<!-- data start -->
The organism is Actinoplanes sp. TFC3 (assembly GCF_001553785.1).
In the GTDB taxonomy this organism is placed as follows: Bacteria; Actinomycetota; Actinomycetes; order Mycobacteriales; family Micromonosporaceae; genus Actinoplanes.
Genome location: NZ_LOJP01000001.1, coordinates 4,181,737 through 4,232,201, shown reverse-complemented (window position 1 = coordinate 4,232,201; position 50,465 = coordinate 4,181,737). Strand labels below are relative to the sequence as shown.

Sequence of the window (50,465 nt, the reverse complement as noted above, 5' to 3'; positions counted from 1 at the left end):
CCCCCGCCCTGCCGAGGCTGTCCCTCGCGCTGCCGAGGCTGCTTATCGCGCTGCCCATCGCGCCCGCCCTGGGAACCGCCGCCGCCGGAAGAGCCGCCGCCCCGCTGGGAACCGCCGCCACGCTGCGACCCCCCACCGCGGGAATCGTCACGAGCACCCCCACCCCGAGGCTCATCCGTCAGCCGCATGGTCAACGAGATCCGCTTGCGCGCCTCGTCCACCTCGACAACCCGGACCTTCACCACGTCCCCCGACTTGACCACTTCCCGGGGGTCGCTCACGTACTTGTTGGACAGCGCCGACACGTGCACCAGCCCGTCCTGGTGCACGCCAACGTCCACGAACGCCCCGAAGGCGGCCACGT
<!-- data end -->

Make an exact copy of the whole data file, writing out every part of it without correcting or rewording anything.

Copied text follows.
The organism is Actinoplanes sp. TFC3 (assembly GCF_001553785.1).
In the GTDB taxonomy this organism is placed as follows: Bacteria; Actinomycetota; Actinomycetes; order Mycobacteriales; family Micromonosporaceae; genus Actinoplanes.
Genome location: NZ_LOJP01000001.1, coordinates 4,181,737 through 4,232,201, shown reverse-complemented (window position 1 = coordinate 4,232,201; position 50,465 = coordinate 4,181,737). Strand labels below are relative to the sequence as shown.

Sequence of the window (50,465 nt, the reverse complement as noted above, 5' to 3'; positions counted from 1 at the left end):
CCCCCGCCCTGCCGAGGCTGTCCCTCGCGCTGCCGAGGCTGCTTATCGCGCTGCCCATCGCGCCCGCCCTGGGAACCGCCGCCGCCGGAAGAGCCGCCGCCCCGCTGGGAACCGCCGCCACGCTGCGACCCCCCACCGCGGGAATCGTCACGAGCACCCCCACCCCGAGGCTCATCCGTCAGCCGCATGGTCAACGAGATCCGCTTGCGCGCCTCGTCCACCTCGACAACCCGGACCTTCACCACGTCCCCCGACTTGACCACTTCCCGGGGGTCGCTCACGTACTTGTTGGACAGCGCCGACACGTGCACCAGCCCGTCCTGGTGCACGCCAACGTCCACGAACGCCCCGAAGGCGGCCACGT